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However, they are all eclipsed in the comics by fanboy favorite bad girl, Emma Frost, who unfortunately would seem to have been one telepath too many for the original film trilogy (and perhaps too much like a blonde version of Jean Grey). Although the X-men themselves date back to 1963, she was a relatively late introduction in the comics in 1980, but rose to prominence as the White Queen of the chess-themed inner circle of the Hellfire Club, a mutant criminal fraternity with extreme wardrobe requirements to match its suggestive name. It was in her Hellfire Club persona that she featured in X-Men: First Class (played by January Jones, contrary to rumors of Alice Eve) along with the Black King, Sebastian Shaw (played by Kevin Bacon). Like many characters in the X-men (and indeed, bad girls in comics), she changed sides (but not her lingerie costume) to join the X-men, where she was so popular that writer Grant Morrison cloned her for five more versions as the Stepford Cuckoos. Because why not?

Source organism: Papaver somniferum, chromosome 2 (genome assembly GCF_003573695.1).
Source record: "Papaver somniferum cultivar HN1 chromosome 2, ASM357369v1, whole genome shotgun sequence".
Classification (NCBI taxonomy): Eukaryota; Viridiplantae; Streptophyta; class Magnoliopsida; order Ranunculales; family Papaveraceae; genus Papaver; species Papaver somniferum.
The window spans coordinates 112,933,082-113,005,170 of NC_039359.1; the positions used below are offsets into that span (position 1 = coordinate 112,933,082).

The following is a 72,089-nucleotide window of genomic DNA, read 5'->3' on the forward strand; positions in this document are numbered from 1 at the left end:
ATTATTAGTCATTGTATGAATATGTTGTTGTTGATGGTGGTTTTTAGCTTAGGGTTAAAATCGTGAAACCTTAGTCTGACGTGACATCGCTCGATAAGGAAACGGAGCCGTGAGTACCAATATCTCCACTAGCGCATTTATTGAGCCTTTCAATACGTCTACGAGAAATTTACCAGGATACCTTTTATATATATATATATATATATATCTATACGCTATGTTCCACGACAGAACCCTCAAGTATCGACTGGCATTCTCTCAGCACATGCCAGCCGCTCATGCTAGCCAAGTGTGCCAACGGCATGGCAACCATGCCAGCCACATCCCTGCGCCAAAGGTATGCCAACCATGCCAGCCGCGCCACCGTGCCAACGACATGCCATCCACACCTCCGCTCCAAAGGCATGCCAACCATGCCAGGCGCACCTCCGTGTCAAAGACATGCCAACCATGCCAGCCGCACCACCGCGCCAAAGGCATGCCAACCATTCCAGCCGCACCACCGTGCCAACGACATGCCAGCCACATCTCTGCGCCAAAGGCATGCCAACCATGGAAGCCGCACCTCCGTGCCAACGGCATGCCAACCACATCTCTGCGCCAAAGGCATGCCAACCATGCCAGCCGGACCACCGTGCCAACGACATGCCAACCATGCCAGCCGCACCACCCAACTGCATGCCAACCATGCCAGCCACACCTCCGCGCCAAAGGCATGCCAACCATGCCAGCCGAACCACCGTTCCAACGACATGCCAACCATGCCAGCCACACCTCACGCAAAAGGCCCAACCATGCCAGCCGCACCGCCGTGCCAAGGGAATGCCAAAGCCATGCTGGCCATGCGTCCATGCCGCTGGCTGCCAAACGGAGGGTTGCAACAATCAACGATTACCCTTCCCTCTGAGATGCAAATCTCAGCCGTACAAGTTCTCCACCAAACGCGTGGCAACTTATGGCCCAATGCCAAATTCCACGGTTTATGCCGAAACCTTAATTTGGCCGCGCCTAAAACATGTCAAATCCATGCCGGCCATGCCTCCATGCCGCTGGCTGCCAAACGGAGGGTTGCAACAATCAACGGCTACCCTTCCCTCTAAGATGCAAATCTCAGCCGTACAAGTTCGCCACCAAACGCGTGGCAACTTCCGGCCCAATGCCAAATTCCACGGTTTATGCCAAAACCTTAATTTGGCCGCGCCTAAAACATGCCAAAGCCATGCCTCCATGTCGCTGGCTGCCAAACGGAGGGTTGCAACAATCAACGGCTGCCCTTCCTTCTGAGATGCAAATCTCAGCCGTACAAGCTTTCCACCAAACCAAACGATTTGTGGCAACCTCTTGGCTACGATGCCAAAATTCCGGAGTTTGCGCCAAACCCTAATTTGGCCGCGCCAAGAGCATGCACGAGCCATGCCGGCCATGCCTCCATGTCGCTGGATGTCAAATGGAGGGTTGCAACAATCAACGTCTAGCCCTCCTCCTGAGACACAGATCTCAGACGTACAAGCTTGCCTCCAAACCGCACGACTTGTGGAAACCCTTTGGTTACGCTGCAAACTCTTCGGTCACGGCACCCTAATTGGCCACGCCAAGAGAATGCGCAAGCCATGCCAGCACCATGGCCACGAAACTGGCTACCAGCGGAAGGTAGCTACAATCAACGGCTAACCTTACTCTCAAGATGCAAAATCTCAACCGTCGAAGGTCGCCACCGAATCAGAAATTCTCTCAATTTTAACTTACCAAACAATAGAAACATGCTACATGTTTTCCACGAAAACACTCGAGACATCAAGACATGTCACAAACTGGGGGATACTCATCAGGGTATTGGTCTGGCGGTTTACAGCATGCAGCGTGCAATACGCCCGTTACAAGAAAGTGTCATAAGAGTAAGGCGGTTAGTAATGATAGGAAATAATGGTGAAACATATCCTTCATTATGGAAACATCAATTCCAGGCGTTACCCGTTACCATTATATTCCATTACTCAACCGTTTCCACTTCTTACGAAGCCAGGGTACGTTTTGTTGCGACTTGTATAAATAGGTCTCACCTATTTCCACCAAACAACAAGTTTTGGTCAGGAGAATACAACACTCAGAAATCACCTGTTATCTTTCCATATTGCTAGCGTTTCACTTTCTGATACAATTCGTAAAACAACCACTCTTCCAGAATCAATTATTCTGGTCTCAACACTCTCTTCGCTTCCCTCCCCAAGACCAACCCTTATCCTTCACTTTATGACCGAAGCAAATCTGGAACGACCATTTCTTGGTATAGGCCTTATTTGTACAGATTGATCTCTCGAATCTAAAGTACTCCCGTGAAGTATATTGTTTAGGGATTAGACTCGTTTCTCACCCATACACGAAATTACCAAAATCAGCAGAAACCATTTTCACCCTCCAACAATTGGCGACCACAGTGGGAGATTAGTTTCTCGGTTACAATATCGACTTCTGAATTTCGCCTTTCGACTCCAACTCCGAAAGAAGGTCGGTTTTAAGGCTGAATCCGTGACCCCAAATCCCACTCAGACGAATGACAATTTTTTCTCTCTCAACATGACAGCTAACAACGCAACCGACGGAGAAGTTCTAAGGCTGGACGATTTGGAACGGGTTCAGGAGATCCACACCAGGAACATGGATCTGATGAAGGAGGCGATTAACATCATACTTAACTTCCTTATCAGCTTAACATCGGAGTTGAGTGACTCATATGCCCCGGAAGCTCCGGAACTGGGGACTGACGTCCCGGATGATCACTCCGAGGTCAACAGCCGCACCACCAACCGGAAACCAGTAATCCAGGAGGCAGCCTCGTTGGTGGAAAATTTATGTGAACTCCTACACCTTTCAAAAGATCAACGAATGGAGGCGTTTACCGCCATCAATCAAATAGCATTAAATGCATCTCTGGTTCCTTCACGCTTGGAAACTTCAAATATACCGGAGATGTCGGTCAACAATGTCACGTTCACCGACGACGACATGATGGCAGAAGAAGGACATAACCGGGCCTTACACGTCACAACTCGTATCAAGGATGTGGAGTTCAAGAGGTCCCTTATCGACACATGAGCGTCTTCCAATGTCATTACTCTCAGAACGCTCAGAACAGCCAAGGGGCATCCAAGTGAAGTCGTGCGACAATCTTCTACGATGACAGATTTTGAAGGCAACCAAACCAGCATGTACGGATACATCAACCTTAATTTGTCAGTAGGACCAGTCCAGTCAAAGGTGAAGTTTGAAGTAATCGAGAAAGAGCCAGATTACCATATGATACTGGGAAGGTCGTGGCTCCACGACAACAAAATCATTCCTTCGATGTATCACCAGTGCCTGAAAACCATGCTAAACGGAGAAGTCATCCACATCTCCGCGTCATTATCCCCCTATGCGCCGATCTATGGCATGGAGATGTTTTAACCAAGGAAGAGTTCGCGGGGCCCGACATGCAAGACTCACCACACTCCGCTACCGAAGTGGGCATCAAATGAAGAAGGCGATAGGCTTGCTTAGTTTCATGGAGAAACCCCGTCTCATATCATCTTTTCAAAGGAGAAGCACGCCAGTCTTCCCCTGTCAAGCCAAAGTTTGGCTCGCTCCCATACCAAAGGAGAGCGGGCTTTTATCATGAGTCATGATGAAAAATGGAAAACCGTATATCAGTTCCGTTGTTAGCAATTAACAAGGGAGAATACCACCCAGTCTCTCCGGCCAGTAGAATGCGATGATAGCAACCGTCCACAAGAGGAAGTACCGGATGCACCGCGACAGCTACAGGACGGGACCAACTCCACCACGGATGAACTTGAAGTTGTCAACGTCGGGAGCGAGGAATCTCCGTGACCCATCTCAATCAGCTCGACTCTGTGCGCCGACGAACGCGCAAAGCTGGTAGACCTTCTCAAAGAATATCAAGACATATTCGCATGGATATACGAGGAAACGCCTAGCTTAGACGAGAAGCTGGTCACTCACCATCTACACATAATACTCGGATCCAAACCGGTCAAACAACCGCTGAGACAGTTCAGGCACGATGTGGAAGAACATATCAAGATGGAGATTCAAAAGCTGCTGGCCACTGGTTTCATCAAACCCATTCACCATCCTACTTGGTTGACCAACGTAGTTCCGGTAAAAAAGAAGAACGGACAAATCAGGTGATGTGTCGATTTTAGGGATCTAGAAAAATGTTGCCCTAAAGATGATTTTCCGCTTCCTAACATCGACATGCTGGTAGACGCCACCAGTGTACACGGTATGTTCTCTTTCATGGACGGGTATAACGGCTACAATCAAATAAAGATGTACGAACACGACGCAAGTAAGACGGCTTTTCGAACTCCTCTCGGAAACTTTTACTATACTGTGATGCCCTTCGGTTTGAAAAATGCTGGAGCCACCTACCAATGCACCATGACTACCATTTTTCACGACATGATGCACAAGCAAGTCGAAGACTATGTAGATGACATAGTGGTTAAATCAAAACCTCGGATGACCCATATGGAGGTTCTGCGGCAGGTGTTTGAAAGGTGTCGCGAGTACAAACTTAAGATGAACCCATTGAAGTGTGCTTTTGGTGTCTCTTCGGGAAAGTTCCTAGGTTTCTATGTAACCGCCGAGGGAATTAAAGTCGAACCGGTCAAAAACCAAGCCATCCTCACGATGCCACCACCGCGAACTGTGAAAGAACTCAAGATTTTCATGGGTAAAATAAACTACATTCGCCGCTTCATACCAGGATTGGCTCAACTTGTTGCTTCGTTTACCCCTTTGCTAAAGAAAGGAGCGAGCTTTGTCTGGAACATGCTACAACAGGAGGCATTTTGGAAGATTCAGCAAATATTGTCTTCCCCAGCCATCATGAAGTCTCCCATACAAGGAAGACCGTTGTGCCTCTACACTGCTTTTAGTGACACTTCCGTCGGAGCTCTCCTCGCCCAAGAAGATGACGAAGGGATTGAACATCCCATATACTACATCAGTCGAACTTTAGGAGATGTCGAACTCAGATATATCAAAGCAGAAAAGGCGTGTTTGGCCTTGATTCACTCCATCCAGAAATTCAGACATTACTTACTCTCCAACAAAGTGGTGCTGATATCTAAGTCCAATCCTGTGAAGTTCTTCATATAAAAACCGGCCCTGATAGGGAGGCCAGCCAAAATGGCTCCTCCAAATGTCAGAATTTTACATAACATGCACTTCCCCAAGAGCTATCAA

And she teaches a class of adolescents at Professor Xavier’s school, in her same Hellfire Club BDSM-themed lingerie, while somehow maintaining (dare I say it?) discipline, which alone would earn her a spot in the top ten. I wonder what the tuition fees are…?

 

 

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(7) WITCHBLADE (ANGELUS) (IMAGE / TOP COW 1995)